Such propaganda, which verges on incitement, seems to reflect the official position of the Gush Katif council and its spokesmen, but is quite far removed from the responses of the majority of the settlers.

One prominent rabbi in Neve Dekalim says his main problem with the evacuation is that he does not know where he and his family will live in a few months. He blames the government for not giving the settlers more time.

The rabbi is opposed to the move but emphasizes the nonviolent nature of the opposition, which he says he also propagates to all his students.

The settlement of Rafiah Yam, just to the south of Neve Dekalim and next to the border with Egypt commands some of the most stunning views of the Mediterranean. But many of its red-roofed villas are empty, not the result of the disengagement plan but rather of the violence that has plagued the spot since its inception in the 1980s.

Socrate Soussan is an immigrant from France who has lived in Rafiah Yam since 1989. His villa overlooks the sea, where he fishes for a living with his business partner, Martin Ganor. He also grows tomatoes in the nearby greenhouses that lie just outside the settlement and are even less secure.

"We can’t go on like this," says Soussan. "If only for our children, we should leave here." He says that four of his friends have been killed by Palestinians in the time that he has been living in the settlement, and gives a long litany of violence among the greenhouses.

He says he is not in Rafiah Yam because of conviction. "I just fell in love with the place." But he adds that the government should have done something about it.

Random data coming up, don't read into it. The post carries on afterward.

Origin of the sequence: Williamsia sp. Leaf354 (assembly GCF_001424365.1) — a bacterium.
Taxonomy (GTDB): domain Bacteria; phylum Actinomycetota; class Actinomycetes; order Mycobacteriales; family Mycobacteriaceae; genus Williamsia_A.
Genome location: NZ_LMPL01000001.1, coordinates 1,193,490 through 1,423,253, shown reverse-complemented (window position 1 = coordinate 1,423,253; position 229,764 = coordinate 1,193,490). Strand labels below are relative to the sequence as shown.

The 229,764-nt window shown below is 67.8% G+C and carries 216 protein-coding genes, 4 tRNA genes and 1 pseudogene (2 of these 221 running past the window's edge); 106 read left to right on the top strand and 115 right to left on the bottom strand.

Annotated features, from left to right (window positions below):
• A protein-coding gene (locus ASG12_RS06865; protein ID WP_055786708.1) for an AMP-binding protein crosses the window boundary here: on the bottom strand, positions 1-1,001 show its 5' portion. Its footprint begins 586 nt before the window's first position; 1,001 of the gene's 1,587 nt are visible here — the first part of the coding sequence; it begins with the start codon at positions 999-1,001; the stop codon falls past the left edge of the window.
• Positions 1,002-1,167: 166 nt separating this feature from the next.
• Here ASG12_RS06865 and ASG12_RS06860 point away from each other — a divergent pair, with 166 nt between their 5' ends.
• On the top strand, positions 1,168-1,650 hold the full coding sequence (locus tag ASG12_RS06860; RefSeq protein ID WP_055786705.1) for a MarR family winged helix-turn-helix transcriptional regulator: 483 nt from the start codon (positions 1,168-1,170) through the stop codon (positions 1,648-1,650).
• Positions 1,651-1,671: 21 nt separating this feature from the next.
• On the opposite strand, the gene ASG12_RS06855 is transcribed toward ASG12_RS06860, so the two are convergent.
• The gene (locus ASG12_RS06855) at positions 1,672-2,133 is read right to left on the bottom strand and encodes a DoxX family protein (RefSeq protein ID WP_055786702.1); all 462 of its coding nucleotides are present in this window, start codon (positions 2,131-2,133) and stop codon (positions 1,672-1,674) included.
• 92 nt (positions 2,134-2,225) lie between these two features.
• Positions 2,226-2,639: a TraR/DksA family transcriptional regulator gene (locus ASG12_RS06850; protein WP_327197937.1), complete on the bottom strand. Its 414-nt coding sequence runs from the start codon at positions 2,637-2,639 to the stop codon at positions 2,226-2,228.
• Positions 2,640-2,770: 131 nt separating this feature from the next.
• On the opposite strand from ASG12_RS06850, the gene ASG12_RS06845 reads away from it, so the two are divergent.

Soussan and Ganor are upset that the government has not acted more quickly and proactively to arrange for their evacuation. "Nobody has been here to talk to us," says Soussan.

He says he is willing to move but demands proper compensation, so that he can set up his business again somewhere else. That kind of demand is criticized especially by left-wing Israelis who contend that the settlers received enough government support when they moved to Gaza.

"I don’t want more than I deserve," says Soussan. "I am a farmer and a fisherman. I want to be able to work, I don’t want to receive handouts and live like a parasite."

Martin Ganor is less willing to leave but concedes he will not have a choice. He is perturbed by the thought of what will happen to the textile industry that he and his wife built up over the last couple of decades. It employs Palestinian workers from the nearby town of Rafah.

"We have considered handing it all over to them, but there is no clarity about compensation, about anything," he says.

There is no clarity over what will happen to the settlements after evacuation. The government has said the houses will be destroyed, but is reconsidering this because it would harm Israel’s image and because the demolition and the cleaning up would take months.

The Palestinians prefer demolition, officially because the houses are unsuited to their urban development plans and unofficially because of the symbolism and because of the political headache in assigning the evacuated houses.

Socrate Soussan does not care what will happen to his house in Rafiah Yam, he is just wondering what will happen to him. "If the government had come to us much more quickly and dealt with our future, opposition to the disengagement would have been much less."

Read more by Ferry Biedermann